In the Startup Genome report for 2019, Serbia was recognised among the top five countries in the world in the Affordable Talent category, and the Vienna Institute for International Economic Studies found that Serbia experienced brain gain in recent years among highly educated people.
“The country is working hard to ensure sustainable talent supply, both domestic and international, and there are several initiatives already in place to support this expectation,” says Nenad Paunovic, director of the team for IT and entrepreneurship at the Serbian Prime Minister’s Office.
“First of all, there is education: coding is a mandatory subject from the fifth grade of elementary school, and this year the first generation is leaving school with four years of coding experience. There are also special IT programmes in secondary schools and country is investing a lot to expand already well-renowned STEM faculties,” Paunovic adds.
Serbia is the first country in the emerging Europe region to adopted a national AI strategy, and it also recently formed a national AI Institute.
“We are already seeing Serbian AI people from around the world interested in coming back and developing this exciting field,” Paunovic says.
“Regarding the attraction of international talent, first of all Serbia is one of the most open countries in the world. One of very few places in the world where people from the US, UK, EU, Russia, China, India, Turkey, Israel, UAE can enter without visas. If they have a bachelor’s degree or higher from one a recognised global university, they will be granted a permit to stay for up to a year in order to find a job or start a business here,” he adds.
“With other investments in eGovernment, infrastructure, digitalisation and modernisation of healthcare, green economy and environment, we are quite confident that more and more people of all nationalities will find Serbia a great place to live and work – especially if they sell their knowledge and creativity to the global markets,” Paunovic says.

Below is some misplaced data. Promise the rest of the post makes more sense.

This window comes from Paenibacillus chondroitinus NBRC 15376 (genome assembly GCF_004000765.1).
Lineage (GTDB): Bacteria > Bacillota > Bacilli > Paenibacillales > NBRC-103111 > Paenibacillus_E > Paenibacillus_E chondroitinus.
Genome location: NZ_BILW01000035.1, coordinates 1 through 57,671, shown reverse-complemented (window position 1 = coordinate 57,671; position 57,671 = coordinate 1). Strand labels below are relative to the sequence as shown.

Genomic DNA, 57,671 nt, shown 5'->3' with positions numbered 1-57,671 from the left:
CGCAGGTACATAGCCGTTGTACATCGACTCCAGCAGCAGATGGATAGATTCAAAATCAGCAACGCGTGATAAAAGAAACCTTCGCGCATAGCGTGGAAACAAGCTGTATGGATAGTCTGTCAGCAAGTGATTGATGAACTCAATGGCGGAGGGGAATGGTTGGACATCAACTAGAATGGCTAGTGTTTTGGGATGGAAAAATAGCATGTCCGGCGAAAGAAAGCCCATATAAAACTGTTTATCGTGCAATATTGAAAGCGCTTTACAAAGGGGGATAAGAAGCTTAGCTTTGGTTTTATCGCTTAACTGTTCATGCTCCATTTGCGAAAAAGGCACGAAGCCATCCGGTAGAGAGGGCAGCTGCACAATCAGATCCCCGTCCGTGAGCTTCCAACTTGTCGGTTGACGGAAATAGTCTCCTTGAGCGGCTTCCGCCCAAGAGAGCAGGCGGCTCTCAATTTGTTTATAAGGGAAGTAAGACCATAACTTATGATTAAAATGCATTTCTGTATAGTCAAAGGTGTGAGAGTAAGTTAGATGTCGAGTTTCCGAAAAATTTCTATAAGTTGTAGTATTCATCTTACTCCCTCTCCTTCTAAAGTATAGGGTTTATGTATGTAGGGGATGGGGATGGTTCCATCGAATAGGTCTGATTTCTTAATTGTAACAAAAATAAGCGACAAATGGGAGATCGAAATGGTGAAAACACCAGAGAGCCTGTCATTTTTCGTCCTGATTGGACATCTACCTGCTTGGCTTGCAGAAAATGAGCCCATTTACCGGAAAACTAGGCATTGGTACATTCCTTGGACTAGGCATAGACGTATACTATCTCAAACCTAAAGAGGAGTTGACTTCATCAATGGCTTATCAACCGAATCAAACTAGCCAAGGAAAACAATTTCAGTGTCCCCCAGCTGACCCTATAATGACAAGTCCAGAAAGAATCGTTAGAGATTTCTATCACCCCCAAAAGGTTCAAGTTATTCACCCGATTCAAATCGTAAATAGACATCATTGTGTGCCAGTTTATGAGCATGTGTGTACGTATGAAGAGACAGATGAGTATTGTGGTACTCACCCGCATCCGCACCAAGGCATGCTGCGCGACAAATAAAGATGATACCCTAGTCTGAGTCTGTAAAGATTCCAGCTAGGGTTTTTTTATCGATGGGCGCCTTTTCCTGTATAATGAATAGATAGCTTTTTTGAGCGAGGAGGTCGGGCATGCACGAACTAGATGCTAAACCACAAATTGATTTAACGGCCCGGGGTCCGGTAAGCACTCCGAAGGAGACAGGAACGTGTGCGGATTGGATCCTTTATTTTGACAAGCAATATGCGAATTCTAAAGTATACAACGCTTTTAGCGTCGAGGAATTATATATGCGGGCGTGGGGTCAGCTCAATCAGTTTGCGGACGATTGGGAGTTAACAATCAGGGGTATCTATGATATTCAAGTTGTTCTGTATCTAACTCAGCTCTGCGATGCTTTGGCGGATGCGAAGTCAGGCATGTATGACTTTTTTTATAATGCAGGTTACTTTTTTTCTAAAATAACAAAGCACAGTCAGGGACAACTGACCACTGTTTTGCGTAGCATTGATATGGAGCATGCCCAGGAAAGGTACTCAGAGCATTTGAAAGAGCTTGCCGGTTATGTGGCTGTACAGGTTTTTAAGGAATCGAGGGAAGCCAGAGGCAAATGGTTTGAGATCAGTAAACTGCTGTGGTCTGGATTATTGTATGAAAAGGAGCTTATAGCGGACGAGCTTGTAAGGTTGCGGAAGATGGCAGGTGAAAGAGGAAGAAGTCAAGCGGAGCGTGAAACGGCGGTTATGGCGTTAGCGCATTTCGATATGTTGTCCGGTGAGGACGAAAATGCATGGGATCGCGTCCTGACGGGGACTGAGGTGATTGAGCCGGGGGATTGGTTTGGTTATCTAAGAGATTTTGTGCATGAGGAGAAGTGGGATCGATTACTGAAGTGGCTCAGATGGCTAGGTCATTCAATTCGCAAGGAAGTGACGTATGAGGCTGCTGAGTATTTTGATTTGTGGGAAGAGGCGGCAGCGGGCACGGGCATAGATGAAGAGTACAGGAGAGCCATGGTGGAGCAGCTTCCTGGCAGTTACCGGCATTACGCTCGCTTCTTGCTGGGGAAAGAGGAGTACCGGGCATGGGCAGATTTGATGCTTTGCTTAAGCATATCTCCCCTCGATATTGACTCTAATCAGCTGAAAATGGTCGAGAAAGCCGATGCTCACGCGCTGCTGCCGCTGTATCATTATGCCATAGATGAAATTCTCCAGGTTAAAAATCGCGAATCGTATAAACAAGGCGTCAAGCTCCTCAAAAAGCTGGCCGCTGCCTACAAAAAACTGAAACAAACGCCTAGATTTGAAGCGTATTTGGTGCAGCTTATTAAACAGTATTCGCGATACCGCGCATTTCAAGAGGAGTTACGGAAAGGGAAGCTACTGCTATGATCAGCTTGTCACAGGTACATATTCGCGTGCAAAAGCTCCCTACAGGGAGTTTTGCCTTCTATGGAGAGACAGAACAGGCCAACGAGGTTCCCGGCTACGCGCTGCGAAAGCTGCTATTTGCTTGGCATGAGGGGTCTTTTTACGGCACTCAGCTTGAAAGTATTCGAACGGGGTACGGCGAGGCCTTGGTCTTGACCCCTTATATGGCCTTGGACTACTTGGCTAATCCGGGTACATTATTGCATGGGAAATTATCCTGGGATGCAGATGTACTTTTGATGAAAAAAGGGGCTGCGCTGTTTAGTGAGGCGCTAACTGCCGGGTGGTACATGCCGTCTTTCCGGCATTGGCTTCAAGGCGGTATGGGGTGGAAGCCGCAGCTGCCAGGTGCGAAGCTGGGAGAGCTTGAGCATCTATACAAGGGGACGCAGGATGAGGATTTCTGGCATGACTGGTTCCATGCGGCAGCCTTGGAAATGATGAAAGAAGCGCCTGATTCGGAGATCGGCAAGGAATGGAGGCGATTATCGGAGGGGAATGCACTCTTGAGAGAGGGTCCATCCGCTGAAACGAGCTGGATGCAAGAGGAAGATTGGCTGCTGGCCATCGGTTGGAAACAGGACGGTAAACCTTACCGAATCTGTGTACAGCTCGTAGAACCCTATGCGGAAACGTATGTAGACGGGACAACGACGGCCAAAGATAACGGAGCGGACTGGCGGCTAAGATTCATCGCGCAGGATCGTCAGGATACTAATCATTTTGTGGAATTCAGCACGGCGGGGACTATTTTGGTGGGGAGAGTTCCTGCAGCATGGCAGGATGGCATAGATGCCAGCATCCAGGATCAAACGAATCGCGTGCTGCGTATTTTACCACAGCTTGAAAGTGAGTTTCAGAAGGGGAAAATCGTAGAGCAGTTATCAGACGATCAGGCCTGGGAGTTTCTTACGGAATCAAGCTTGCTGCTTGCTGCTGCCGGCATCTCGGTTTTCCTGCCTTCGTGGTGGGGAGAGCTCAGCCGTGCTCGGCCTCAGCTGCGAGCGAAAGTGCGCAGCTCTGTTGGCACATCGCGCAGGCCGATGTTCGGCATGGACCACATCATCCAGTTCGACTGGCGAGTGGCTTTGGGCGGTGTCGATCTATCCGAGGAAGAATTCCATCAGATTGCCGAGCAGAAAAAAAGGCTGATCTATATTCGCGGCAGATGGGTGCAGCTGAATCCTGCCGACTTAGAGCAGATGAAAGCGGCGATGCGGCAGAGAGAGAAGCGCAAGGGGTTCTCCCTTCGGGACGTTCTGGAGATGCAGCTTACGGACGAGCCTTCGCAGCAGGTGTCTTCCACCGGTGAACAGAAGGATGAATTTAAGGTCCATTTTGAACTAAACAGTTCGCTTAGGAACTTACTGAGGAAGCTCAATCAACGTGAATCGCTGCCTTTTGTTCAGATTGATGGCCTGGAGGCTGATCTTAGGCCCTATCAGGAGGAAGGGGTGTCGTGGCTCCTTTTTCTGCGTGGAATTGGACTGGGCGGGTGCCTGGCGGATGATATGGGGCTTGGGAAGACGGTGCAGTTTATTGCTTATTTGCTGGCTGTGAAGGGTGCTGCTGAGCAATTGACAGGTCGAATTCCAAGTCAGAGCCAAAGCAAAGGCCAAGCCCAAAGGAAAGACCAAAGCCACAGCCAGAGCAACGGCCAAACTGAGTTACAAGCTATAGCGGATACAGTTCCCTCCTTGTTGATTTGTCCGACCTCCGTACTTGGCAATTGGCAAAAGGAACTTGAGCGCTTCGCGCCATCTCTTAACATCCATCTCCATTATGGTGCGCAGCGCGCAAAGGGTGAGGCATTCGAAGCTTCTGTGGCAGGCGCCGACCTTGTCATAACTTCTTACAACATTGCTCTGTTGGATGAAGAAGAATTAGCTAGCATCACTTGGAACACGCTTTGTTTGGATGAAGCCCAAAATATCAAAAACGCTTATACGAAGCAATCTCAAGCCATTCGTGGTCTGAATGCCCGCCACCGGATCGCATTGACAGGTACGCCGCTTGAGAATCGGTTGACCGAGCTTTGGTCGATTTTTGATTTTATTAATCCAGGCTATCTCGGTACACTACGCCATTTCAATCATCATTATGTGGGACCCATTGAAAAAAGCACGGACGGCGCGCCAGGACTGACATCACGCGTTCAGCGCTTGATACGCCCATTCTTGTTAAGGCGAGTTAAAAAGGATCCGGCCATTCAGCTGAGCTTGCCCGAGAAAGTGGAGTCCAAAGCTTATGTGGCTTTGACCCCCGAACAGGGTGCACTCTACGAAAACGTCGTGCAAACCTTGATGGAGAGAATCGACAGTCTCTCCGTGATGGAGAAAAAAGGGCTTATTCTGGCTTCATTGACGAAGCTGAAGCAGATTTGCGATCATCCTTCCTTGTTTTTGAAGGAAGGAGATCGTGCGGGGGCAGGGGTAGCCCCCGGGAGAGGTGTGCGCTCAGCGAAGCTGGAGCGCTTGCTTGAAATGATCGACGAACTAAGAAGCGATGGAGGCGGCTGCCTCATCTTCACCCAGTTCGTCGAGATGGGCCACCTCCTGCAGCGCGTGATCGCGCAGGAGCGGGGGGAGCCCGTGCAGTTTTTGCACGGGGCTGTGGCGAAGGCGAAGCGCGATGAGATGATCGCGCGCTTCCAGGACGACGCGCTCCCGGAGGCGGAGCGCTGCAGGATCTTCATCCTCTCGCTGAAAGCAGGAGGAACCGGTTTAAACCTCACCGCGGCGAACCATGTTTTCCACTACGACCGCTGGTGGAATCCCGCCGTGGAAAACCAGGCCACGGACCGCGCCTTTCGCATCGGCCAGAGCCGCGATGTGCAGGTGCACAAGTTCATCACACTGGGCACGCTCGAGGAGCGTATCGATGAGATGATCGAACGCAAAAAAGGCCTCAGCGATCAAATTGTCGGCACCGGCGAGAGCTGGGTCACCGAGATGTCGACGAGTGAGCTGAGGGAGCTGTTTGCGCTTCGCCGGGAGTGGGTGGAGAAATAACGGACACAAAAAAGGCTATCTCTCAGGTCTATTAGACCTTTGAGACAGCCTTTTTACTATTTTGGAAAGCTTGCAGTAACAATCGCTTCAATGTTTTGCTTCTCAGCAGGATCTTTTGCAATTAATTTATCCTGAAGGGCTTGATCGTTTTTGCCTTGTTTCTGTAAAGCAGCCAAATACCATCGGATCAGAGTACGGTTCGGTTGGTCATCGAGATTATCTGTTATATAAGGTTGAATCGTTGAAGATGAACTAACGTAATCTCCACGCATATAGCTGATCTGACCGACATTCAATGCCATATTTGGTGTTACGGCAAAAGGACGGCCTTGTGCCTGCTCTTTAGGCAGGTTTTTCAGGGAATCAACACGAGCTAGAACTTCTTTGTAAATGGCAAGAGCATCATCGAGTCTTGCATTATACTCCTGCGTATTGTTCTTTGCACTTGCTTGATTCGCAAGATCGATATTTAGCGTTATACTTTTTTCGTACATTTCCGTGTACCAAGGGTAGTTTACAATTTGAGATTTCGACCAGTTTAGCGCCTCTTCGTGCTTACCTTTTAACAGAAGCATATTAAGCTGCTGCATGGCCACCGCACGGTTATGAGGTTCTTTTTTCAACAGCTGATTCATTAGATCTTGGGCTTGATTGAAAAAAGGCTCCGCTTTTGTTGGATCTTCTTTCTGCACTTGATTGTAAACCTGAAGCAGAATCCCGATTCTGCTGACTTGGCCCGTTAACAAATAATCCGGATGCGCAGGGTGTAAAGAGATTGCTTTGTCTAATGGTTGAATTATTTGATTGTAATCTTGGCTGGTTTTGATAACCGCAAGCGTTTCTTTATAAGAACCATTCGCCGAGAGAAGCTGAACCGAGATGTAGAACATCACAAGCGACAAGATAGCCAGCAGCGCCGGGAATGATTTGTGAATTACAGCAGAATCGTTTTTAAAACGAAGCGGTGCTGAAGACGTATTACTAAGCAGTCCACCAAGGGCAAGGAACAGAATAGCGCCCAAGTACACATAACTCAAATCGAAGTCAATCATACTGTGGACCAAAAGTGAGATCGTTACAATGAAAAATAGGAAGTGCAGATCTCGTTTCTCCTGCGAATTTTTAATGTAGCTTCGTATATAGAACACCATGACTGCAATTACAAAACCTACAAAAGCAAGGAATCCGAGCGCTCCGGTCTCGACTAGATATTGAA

The Ukrainian IT sector is developing by 25 per cent per year, five times faster than the global average rate (four-six per cent). In just three years the industry may reach more than 12 billion US dollars, says Valery Krasovsky, CEO and co-founder of Sigma Software Group.
“In 2021, I look forward to the continued development of the start-up movement, the emergence of new product companies, the creation of new alliances between VC funds, grants and angel initiatives. There will be more strategic M&A deals in the service business as well. I also hope to work more closely with the government since a responsible IT business has been the driving force of the IT ecosystem for more than 20 years. A good example of state support is the Ukrainian Start-up Fund, so far with small volumes, but it’s a very good start,” Krasovsky adds.